Churches around Lalibela
Situated at an altitude of around 2,700 m, it is an old built up church with in a large cave. It is a particularly time example of late Axumite architecture built with alternating layers of wood and granite faced with white gypsum that give is the appearance of a gigantic layered chocolate cream cake.
Among many interesting architectural features are the cruciform carved windows, an etched wood panel roof, a coffer ceiling with inlaid hexagons and a large dome over the sanctuary. Yemerehane Christos, the third Zagwe ruler and a predecessor of king Lalibela, recorded ascending to the throne in 1087 AD and ruling for about 40 years.
This is the easiest of all the outlying churches to reach in the monastery of Nakutolab which is named after its constructor, the nephew and successor of king Lalibela. The monastery accredited to Nakuotolab consists of a relatively simple church built around a shallow cave in which several holy pools are fed by natural springs.
Asheten Maryam - The high mountain over looking Lalibela.
This monastery is also associated with king Nakutolab. In this church there are some interesting crosses and other church treasures but the excursion is just as remarkable for the church setting and the views on the way up.
One of the most interesting outlying churches is Genete maryam, a large monolith carved into a pink- tinged out crop near the source of the Tekaza River. Supported by pillars, the church is very different from any excavations in Lalibela in that it is not hidden within a trench, but carved open on a rock hill top, though the cover of scaffolding rather detracts from the impact of seeing in from far. Accourding to tradition, Genete Maryam was excavated during the reign of Yakuno Amlake, the king who restored the Solomonic line in the early 13th century. A notable feature of the interior in the elaborate painting said to date to the 13th century.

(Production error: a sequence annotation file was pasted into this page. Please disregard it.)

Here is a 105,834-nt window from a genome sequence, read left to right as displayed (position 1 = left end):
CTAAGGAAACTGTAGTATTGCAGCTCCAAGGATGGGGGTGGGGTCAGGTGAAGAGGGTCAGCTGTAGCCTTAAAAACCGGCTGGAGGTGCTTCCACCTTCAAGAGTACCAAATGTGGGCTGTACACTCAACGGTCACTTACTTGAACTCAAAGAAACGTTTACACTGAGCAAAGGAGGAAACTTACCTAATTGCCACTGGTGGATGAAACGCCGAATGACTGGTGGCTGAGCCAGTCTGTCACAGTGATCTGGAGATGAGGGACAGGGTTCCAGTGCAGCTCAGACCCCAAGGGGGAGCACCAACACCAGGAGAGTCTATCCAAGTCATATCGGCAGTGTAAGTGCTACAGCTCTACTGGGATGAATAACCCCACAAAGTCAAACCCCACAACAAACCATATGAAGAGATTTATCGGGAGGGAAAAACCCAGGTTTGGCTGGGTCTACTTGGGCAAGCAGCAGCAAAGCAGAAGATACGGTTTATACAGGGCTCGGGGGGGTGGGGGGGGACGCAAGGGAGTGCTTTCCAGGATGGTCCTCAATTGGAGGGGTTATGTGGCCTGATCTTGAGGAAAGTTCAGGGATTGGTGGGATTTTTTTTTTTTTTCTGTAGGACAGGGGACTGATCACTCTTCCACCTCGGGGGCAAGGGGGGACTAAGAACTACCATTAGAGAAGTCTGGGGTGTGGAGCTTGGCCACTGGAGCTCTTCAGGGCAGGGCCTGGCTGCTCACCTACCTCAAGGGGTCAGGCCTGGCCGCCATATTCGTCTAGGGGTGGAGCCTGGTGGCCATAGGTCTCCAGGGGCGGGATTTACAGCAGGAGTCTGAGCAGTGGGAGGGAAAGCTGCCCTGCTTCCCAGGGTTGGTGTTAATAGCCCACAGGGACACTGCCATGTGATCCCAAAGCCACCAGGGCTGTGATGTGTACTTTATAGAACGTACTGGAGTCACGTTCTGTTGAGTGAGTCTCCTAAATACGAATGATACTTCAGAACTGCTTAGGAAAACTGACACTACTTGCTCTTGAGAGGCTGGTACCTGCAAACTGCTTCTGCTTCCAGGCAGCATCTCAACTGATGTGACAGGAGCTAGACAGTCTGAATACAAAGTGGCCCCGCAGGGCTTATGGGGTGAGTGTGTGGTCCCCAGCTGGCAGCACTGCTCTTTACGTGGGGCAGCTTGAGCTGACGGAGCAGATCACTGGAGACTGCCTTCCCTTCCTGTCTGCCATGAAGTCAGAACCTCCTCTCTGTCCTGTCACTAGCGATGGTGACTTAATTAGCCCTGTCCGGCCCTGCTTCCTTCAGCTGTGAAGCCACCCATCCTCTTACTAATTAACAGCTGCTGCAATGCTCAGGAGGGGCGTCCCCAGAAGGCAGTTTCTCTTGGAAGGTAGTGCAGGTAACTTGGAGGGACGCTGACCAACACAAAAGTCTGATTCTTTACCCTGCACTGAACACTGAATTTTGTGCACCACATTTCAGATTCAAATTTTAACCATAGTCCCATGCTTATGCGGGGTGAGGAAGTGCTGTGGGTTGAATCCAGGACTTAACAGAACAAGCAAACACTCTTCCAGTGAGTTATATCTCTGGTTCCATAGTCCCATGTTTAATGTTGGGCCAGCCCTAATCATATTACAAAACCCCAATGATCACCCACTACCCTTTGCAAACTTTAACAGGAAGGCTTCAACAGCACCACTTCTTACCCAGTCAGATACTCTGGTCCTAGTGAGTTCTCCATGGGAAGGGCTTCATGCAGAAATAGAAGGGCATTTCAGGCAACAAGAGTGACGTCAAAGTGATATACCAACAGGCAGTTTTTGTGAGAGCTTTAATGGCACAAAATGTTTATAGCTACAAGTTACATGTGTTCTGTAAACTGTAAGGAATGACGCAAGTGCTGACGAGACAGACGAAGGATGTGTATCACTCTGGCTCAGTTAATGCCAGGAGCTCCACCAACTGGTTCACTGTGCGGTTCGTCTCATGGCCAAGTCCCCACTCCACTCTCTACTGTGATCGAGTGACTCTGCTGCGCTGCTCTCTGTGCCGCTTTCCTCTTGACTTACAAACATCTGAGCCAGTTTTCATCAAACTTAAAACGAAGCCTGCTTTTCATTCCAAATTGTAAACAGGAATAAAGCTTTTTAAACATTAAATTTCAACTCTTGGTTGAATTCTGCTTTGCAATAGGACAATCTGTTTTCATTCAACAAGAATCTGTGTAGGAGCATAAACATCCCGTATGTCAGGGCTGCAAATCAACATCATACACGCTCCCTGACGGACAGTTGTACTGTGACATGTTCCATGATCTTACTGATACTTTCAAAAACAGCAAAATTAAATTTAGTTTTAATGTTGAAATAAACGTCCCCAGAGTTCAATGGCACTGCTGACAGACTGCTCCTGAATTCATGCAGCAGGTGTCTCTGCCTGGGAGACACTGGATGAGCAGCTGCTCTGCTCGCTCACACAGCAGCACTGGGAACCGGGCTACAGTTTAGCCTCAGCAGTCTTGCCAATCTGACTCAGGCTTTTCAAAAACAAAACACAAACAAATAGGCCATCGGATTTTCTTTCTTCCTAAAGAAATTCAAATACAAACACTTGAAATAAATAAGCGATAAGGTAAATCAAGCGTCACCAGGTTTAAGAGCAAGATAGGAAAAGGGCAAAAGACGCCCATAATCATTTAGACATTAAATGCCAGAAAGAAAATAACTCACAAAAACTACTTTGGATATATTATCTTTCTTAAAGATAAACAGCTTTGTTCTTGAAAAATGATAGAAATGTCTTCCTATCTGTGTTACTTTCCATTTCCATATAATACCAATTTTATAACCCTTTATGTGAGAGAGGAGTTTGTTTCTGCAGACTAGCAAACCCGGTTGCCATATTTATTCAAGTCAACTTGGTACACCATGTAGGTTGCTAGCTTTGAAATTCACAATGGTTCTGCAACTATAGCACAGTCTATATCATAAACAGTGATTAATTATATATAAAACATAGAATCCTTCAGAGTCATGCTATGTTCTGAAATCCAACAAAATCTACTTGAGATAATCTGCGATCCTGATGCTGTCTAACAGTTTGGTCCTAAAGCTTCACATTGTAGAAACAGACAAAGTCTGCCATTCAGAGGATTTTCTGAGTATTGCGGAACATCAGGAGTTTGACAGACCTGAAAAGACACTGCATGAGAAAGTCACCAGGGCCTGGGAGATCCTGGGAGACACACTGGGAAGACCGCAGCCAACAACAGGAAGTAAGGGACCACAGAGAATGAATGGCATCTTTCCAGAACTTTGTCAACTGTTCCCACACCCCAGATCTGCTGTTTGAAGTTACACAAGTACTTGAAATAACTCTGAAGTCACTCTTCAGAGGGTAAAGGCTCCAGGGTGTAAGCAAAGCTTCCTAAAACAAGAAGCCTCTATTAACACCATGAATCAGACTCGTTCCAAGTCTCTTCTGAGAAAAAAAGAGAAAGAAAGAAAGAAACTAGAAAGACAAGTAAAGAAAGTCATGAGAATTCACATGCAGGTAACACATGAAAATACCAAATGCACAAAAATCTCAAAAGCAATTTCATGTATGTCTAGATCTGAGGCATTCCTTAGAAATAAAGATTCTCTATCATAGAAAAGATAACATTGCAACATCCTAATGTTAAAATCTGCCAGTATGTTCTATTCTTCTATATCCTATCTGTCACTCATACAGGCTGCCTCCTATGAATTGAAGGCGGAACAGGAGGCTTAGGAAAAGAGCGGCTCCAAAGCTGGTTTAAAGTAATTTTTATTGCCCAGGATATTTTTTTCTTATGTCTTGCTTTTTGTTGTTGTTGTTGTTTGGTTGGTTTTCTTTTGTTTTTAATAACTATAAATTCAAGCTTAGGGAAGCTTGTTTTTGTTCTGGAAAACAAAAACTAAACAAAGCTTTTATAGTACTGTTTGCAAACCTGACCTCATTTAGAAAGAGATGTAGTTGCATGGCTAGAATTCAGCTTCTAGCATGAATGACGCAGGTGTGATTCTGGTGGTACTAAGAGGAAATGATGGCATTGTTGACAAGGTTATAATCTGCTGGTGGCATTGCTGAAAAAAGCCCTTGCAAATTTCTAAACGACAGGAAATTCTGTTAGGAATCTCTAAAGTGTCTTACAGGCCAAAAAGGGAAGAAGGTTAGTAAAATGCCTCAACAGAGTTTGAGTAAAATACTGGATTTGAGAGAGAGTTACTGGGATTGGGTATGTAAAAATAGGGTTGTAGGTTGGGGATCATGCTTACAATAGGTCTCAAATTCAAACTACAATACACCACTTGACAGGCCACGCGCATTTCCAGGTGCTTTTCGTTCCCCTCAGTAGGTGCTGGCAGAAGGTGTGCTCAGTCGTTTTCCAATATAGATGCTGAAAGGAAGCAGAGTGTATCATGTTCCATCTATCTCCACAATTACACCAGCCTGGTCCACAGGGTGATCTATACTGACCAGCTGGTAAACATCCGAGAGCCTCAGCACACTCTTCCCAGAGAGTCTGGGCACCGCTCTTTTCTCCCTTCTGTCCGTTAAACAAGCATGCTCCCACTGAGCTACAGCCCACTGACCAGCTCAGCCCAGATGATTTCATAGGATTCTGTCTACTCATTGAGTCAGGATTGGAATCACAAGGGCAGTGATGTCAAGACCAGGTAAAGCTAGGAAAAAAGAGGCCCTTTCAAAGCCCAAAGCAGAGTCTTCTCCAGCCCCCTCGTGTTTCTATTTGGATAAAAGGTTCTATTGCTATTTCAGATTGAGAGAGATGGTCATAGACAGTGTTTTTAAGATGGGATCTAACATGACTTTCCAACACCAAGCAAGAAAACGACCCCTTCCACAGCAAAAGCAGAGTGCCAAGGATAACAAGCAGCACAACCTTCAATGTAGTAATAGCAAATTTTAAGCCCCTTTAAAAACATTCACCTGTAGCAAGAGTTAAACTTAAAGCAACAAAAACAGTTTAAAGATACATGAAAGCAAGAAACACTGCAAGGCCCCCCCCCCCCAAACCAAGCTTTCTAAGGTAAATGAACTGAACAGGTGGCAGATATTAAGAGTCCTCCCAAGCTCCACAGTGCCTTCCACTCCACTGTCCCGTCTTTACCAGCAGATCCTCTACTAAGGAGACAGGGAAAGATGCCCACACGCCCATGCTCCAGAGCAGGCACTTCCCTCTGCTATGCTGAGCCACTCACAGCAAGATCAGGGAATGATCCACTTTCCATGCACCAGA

Inaccessible by road, is a built –up cave church similar in style to Yemerhanna Kirstos in its characteristically axumite use of layered wood and stone tradition holds that the church dates to the 6th century AD. The decorated interior boasts intricate geometric patterns as well as many old paintings- notably one of rosters fighting next to the sun and the moon above the door. The monastic church lies on a spur of mount Abune Joseph about three hours from Genete Maryam by foot or mule.
Churches near Bilbilla
These relatively compact and very varied circuit of churches comprises Yemerhanna Keistos, Arbatu Insesa, Bilbilla Christos and Liliballa Giyorges. These churches all stand with in 10km of the village of Bilbilla some 30km from Lalibela off the road north wards to Sekota and Adewa. To explore all these churches a long this circulates by vehicle takes about 8 hour.
There are 43 known species of mammals on Abune yoseph. Of the 32 species of Abyssinian endemic mammals seven can be found in Abune yoseph. The most spectacular of these are the Ethiopian wolf and gelada and other species to look out for include the golden jackal, hyena, caracal, leopard, rock hyrax, duiker, klipspringer and starck’share.
Of the 860 species of birds found in Ethiopia over 220 have been identified on the Abune yoseph. The Abune Yoseph Mountains also attracts a few pairs of golden eagles.
Bird endemic to Ethiopia that are found in Abune Yosef
COMMON NAME SCIENTIFIC NAME
Yellow- fronted parrot poicephalus flavifrons
Erlanger’s lark Calanndrella erlangeri
Abyssinia long claw Macronyx flavicollis
Abyssinian cat bird Paroplasma gainieri
Black- headed siskin Serinuserinusnigriceps
Ankober serin Serinus ankoberensis
Blue- winged goose Cyanochen cyanopterus